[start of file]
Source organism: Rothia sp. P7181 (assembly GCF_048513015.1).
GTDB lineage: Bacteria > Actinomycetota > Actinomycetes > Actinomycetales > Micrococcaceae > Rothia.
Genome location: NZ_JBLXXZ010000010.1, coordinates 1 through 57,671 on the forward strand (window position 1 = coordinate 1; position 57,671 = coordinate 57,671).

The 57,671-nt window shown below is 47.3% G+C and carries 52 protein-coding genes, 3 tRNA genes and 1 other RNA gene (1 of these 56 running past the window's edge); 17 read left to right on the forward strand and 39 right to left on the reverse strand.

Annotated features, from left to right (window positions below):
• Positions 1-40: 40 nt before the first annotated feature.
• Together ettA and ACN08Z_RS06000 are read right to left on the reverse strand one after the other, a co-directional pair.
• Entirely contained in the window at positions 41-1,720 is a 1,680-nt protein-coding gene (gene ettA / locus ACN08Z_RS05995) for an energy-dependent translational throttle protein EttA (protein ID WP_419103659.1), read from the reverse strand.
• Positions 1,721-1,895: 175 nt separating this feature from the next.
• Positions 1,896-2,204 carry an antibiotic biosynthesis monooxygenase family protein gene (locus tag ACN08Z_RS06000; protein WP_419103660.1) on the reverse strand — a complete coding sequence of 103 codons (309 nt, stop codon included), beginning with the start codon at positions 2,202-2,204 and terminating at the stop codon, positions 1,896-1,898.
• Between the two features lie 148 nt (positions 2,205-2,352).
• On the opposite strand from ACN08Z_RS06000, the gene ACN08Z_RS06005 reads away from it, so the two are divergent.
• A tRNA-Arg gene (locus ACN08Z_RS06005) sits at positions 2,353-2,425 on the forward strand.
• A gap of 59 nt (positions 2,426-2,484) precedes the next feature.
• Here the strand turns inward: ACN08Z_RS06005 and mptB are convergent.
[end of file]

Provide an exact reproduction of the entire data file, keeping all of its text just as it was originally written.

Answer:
Source organism: Rothia sp. P7181 (assembly GCF_048513015.1).
GTDB lineage: Bacteria > Actinomycetota > Actinomycetes > Actinomycetales > Micrococcaceae > Rothia.
Genome location: NZ_JBLXXZ010000010.1, coordinates 1 through 57,671 on the forward strand (window position 1 = coordinate 1; position 57,671 = coordinate 57,671).

The 57,671-nt window shown below is 47.3% G+C and carries 52 protein-coding genes, 3 tRNA genes and 1 other RNA gene (1 of these 56 running past the window's edge); 17 read left to right on the forward strand and 39 right to left on the reverse strand.

Annotated features, from left to right (window positions below):
• Positions 1-40: 40 nt before the first annotated feature.
• Together ettA and ACN08Z_RS06000 are read right to left on the reverse strand one after the other, a co-directional pair.
• Entirely contained in the window at positions 41-1,720 is a 1,680-nt protein-coding gene (gene ettA / locus ACN08Z_RS05995) for an energy-dependent translational throttle protein EttA (protein ID WP_419103659.1), read from the reverse strand.
• Positions 1,721-1,895: 175 nt separating this feature from the next.
• Positions 1,896-2,204 carry an antibiotic biosynthesis monooxygenase family protein gene (locus tag ACN08Z_RS06000; protein WP_419103660.1) on the reverse strand — a complete coding sequence of 103 codons (309 nt, stop codon included), beginning with the start codon at positions 2,202-2,204 and terminating at the stop codon, positions 1,896-1,898.
• Between the two features lie 148 nt (positions 2,205-2,352).
• On the opposite strand from ACN08Z_RS06000, the gene ACN08Z_RS06005 reads away from it, so the two are divergent.
• A tRNA-Arg gene (locus ACN08Z_RS06005) sits at positions 2,353-2,425 on the forward strand.
• A gap of 59 nt (positions 2,426-2,484) precedes the next feature.
• Here the strand turns inward: ACN08Z_RS06005 and mptB are convergent.